I had RARP nine months ago, and I'm investigating salvage treatment now. I am G9/10 with pT3a NO EPE but with PCa in the margins. My bone scan was negative. Prior to RARP my PSA had reached 4.9 after doubling from the previous year. I'd be very interested in hearing from others who have used proton therapy (PT) for their salvage treatment of the prostate bed and the pelvic lymph nodes following surgery but prior to a determination of BCR.
Investigating Proton therapy for salv... - Advanced Prostate...
We were told by two well respected RO's that it is experimental and not recommended.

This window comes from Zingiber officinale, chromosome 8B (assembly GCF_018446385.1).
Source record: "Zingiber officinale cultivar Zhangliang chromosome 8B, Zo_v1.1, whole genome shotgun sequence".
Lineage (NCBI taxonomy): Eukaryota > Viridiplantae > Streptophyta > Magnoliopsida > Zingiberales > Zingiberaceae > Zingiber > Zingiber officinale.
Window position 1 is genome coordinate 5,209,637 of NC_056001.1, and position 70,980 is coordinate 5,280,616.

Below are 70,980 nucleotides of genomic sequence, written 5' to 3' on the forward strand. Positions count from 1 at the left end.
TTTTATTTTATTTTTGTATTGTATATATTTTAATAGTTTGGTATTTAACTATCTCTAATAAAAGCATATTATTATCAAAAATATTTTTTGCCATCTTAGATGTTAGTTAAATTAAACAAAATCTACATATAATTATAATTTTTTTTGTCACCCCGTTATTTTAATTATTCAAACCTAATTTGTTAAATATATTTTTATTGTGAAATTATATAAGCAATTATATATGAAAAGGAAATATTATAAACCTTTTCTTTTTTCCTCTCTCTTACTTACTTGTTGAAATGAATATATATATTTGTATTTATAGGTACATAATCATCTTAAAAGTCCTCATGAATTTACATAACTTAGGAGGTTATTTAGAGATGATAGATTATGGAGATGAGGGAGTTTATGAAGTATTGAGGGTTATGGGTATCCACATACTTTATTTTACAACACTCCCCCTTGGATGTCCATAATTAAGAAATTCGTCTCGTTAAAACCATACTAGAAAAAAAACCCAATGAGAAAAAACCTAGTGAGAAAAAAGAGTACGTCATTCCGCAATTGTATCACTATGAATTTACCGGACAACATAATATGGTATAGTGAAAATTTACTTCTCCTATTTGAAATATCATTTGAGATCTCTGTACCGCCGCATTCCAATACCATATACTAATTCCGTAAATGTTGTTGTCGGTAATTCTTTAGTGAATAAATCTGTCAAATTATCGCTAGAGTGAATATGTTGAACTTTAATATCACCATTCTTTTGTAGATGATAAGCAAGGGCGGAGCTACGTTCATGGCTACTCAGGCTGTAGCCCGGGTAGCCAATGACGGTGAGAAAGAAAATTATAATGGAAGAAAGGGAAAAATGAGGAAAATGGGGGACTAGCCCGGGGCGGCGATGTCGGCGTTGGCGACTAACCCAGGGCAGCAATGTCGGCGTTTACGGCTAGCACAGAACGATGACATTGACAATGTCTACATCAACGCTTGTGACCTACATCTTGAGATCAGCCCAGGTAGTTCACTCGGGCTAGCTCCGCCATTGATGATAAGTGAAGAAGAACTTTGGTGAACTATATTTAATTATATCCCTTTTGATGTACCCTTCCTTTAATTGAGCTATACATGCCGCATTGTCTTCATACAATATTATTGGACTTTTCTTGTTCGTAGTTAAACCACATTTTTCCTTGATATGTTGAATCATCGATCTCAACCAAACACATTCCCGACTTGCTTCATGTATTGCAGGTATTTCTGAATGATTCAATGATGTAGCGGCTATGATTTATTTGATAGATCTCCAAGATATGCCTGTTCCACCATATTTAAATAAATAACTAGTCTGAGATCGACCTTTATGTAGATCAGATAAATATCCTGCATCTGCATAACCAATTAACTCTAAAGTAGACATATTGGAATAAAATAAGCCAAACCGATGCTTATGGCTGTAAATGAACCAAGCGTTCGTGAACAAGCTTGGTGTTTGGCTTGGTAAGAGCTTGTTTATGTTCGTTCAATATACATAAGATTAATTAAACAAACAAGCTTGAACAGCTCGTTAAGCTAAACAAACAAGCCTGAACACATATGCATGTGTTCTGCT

Thanks. I'm curious about the RO's responses. Where were they located, and did they have access to PT for their patients if the ROs chose to use it? Since PCa treatment is big business, I like to know if a medical recommendation might be forthcoming because of financial incentives of the docs involved or alternatively if a doc's lack of training in a specific treatment or the ability to offer a particular treatment might influence their opinion of that treatment. There are twenty-six PT centers located in the US, and several are attached to major cancer treatment facilities. I've read a half dozen journal articles comparing PT with other forms of RT, and it appears to me that PT is no longer considered to be futuristic. But the PT machines are limited, and the treatment cost is higher than other forms of RT. Stand alone Rt regional clinics are not going to have a proton machine. This is why I'd like to hear from PCa patients who have had the PT, where they had the PT and how they navigated the financial landscape of insurer payments.